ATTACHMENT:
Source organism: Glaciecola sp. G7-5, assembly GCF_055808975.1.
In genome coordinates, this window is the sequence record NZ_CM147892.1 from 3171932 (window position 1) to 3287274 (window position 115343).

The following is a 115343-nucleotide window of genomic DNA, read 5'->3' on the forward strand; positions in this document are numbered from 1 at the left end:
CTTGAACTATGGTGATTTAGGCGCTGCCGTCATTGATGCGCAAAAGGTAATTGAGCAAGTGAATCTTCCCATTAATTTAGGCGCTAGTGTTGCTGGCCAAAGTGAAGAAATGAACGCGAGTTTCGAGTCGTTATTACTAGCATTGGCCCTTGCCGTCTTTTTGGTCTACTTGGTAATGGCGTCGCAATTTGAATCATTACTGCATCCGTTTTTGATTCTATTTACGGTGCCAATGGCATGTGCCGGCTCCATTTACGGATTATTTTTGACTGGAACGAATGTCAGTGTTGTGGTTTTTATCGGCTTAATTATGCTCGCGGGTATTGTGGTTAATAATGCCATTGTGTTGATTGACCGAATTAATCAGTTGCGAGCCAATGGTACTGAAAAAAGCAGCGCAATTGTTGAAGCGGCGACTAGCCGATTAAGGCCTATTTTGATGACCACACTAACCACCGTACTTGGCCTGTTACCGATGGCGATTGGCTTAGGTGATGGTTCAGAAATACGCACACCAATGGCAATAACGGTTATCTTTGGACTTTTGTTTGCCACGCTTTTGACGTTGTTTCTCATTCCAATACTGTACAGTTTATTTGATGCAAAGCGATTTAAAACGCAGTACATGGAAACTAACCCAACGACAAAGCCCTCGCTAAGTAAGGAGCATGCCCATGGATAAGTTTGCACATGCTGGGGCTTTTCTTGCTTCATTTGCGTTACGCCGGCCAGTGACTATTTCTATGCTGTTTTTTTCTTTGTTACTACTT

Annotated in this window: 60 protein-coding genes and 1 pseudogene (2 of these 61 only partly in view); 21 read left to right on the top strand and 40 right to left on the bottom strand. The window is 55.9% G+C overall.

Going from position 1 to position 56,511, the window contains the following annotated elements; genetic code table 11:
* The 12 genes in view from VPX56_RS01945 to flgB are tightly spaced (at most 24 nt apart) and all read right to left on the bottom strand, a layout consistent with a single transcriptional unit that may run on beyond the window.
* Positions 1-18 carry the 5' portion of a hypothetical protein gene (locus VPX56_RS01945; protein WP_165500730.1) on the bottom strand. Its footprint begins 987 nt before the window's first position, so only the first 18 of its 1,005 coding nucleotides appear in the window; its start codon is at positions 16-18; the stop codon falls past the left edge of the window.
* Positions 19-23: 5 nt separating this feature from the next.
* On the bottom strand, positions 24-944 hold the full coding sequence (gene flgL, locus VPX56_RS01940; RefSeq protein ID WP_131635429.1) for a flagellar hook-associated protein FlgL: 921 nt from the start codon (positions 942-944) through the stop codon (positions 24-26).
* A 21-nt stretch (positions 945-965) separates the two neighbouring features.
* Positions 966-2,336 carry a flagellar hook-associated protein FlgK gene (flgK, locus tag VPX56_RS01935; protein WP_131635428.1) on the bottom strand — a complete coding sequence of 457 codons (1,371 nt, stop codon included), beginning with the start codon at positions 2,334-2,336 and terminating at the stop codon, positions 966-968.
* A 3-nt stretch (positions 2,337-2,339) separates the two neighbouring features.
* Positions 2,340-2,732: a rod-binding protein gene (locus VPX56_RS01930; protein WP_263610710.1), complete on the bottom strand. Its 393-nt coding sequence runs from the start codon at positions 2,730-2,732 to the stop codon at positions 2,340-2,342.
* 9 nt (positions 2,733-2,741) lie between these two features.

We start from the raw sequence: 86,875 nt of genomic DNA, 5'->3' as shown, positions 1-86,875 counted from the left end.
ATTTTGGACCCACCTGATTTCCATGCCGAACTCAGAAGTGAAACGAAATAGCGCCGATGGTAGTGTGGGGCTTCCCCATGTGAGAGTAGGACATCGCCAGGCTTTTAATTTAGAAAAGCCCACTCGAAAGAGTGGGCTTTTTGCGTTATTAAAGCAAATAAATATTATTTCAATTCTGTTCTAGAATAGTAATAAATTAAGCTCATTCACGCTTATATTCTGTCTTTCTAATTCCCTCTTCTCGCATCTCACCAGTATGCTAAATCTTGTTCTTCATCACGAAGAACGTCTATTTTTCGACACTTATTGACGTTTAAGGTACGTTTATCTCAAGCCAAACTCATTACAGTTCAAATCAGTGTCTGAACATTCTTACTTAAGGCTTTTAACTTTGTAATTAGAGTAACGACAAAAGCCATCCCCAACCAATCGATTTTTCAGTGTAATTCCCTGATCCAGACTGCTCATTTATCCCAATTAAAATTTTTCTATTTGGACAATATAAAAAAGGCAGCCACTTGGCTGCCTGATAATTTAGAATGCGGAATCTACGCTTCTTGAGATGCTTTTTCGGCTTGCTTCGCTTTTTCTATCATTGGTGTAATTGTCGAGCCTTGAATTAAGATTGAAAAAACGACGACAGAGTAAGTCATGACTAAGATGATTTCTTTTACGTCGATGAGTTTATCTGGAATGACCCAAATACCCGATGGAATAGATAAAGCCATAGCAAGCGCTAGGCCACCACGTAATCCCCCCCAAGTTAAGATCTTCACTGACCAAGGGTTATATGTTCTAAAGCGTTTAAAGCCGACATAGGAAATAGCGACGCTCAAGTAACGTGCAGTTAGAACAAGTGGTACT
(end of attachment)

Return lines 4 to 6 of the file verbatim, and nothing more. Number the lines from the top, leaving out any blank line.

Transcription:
CTTGAACTATGGTGATTTAGGCGCTGCCGTCATTGATGCGCAAAAGGTAATTGAGCAAGTGAATCTTCCCATTAATTTAGGCGCTAGTGTTGCTGGCCAAAGTGAAGAAATGAACGCGAGTTTCGAGTCGTTATTACTAGCATTGGCCCTTGCCGTCTTTTTGGTCTACTTGGTAATGGCGTCGCAATTTGAATCATTACTGCATCCGTTTTTGATTCTATTTACGGTGCCAATGGCATGTGCCGGCTCCATTTACGGATTATTTTTGACTGGAACGAATGTCAGTGTTGTGGTTTTTATCGGCTTAATTATGCTCGCGGGTATTGTGGTTAATAATGCCATTGTGTTGATTGACCGAATTAATCAGTTGCGAGCCAATGGTACTGAAAAAAGCAGCGCAATTGTTGAAGCGGCGACTAGCCGATTAAGGCCTATTTTGATGACCACACTAACCACCGTACTTGGCCTGTTACCGATGGCGATTGGCTTAGGTGATGGTTCAGAAATACGCACACCAATGGCAATAACGGTTATCTTTGGACTTTTGTTTGCCACGCTTTTGACGTTGTTTCTCATTCCAATACTGTACAGTTTATTTGATGCAAAGCGATTTAAAACGCAGTACATGGAAACTAACCCAACGACAAAGCCCTCGCTAAGTAAGGAGCATGCCCATGGATAAGTTTGCACATGCTGGGGCTTTTCTTGCTTCATTTGCGTTACGCCGGCCAGTGACTATTTCTATGCTGTTTTTTTCTTTGTTACTACTT

Annotated in this window: 60 protein-coding genes and 1 pseudogene (2 of these 61 only partly in view); 21 read left to right on the top strand and 40 right to left on the bottom strand. The window is 55.9% G+C overall.

Going from position 1 to position 56,511, the window contains the following annotated elements; genetic code table 11: